Raise your hand if the moment you found out you were pregnant you logged in to Pinterest and started pinning all those adorable pictures and dreaming about your little one's first portrait session. (Raising my hand over here.) As photographers we have cute little names for most of the poses you commonly see. Taco, Tushie Up, Potato Sack , and Froggy are among the most popular.
When daydreaming on Pinterest it is important to remember that these poses should be done by a professional photographer who has practice posing and handling newborns, takes newborn safety very seriously, and understands the kinetics of those tiny bodies. Handling a newborn and knowing how to safely pose them is absolutely clutch, and so is having the knowledge and ability to soothe them (and their parents, lol.)
Safety is a HUGE factor for me and I will never risk a baby's safety because I want a certain shot or because a parent requests a certain shot. Is it really worth it to injure a week old baby? Hopefully that was a rhetorical question. Not all babies bend and curl up the same or are capable of certain poses. Communication between the photographer and parents before a session is vital so that parents can share what they are hoping for, which poses they love the most, and so that expectations can realistically be set. Did you know that certain poses could potentially cut off a baby's airway or pinch a main artery slowing the flow of blood to their brain. I am not telling you this to scare you. I want you to know this because when choosing a photographer you want to make sure the photographer is aware of these things and that your little miracle is in good hands. When I hear parents say "I have a good camera" or "my friend has a good camera" and they intend to take pictures themselves rather than hire a professional it is not the quality of the images that concerns me, it is the baby's safety. We have all had a #pinterstfail and your newborn is the last thing you want to post with the caption #nailedit #lol.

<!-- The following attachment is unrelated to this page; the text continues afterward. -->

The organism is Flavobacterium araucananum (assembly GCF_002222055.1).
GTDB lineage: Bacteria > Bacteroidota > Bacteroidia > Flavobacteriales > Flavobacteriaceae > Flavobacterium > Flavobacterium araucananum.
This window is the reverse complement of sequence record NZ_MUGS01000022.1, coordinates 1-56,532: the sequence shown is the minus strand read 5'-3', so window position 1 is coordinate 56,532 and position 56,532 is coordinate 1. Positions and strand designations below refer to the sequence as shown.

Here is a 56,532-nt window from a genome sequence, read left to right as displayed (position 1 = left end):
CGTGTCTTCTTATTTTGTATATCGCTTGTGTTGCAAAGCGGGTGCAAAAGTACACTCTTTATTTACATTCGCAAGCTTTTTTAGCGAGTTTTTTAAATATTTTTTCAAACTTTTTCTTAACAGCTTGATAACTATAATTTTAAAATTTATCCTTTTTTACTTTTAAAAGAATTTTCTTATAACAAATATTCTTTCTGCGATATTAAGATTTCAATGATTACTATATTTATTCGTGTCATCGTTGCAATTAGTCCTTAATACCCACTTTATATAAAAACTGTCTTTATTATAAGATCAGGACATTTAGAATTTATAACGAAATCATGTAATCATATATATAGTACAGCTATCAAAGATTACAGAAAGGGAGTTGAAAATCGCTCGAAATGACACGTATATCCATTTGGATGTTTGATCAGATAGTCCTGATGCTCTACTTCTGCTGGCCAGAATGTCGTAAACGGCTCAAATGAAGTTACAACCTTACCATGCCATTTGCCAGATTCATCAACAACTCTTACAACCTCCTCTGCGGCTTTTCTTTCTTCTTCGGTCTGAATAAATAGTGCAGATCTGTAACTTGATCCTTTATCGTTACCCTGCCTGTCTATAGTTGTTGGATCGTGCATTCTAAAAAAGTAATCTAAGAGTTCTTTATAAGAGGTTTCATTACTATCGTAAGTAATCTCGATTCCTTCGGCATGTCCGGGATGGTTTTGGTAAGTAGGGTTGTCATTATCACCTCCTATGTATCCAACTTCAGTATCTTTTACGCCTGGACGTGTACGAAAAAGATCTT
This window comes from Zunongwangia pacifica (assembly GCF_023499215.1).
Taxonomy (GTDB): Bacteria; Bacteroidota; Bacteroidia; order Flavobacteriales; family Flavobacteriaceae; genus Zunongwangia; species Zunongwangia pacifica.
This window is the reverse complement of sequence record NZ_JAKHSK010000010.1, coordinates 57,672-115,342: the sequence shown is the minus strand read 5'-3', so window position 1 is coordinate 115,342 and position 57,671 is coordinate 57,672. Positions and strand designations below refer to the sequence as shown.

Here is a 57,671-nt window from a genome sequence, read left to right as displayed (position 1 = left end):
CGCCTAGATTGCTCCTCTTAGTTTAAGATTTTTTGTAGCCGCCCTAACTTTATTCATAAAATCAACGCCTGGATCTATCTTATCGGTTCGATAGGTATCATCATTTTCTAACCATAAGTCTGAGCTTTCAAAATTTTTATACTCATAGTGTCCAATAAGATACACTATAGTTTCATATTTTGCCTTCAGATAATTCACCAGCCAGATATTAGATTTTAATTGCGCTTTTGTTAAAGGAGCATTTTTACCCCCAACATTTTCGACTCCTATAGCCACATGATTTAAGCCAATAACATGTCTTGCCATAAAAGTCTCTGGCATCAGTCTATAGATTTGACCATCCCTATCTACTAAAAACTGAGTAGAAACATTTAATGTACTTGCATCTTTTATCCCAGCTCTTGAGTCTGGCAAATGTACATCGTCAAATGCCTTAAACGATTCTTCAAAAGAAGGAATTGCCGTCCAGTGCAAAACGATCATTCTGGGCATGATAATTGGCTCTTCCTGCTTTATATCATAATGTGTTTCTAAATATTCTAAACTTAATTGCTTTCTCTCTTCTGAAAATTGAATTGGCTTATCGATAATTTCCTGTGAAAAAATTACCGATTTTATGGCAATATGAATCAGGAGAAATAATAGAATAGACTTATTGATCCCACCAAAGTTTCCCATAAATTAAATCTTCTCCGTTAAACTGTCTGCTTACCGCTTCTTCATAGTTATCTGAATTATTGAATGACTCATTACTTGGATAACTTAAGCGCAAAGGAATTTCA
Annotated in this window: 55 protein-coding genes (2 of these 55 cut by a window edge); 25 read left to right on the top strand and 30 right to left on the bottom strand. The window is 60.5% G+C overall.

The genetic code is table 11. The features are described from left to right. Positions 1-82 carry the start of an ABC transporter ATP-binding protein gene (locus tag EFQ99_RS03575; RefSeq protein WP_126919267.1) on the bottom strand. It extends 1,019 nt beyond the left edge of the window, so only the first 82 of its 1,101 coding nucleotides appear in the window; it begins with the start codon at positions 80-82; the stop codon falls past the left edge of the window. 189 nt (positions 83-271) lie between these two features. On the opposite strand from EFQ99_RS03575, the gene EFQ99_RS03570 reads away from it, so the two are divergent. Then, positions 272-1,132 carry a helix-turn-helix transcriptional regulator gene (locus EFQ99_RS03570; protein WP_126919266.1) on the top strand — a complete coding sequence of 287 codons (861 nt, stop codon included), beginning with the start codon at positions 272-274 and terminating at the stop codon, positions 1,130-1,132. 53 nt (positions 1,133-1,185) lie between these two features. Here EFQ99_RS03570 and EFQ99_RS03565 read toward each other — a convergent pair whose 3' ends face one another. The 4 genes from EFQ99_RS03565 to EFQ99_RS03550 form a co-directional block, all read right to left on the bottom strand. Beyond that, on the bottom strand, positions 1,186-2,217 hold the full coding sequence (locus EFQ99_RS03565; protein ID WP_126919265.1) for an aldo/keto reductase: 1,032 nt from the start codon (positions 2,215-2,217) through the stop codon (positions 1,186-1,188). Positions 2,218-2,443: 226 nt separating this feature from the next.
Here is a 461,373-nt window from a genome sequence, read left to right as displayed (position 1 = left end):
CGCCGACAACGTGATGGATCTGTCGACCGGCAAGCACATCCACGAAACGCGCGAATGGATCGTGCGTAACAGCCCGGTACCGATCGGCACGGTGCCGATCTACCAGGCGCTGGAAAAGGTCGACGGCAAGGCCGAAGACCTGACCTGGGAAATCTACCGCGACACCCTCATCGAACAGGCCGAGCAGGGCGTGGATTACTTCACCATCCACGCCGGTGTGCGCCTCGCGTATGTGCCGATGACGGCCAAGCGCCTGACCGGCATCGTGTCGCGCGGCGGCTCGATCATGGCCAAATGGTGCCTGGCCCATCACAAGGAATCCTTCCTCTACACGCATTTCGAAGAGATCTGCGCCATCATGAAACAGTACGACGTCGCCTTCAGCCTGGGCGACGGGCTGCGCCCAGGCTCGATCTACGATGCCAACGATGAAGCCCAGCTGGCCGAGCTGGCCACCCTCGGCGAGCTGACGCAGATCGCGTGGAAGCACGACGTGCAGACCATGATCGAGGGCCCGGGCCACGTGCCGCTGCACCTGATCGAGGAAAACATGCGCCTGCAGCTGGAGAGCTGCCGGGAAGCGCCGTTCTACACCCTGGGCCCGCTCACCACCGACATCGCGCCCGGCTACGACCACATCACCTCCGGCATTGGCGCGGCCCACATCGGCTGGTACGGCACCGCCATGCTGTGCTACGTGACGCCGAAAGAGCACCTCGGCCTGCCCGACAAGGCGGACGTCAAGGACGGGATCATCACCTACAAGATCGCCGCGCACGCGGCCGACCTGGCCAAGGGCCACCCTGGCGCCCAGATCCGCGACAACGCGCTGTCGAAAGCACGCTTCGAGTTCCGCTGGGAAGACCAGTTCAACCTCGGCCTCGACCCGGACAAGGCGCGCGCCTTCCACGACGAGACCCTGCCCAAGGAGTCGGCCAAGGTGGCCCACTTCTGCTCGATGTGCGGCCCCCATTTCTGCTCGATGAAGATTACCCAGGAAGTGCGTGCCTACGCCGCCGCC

Many of the precious adorable poses you see are actually a composite. This means that the final images was created by merging two or more images together to create the final product. Composites are challenging and require practice and patience from the photographer. I also use an assistant or ask a parent to assist when creating these images.
Froggy pose has been one of those poses that I shied away from for a long time because it is one of the most challenging, many babies cannot pull it off due to the position of the hips, and I didn't have much practice with someone who was experienced with this pose. But as I mentioned in my previous post, my friend and fellow photographer, Trisha from Sweet Nora Photography had the brilliant idea to shoot a newborn session together so that we could practice a couple poses and share our knowledge with each other. Trisha is excellent with froggy and man, was she a fantastic coach! Just check this froggy pose out...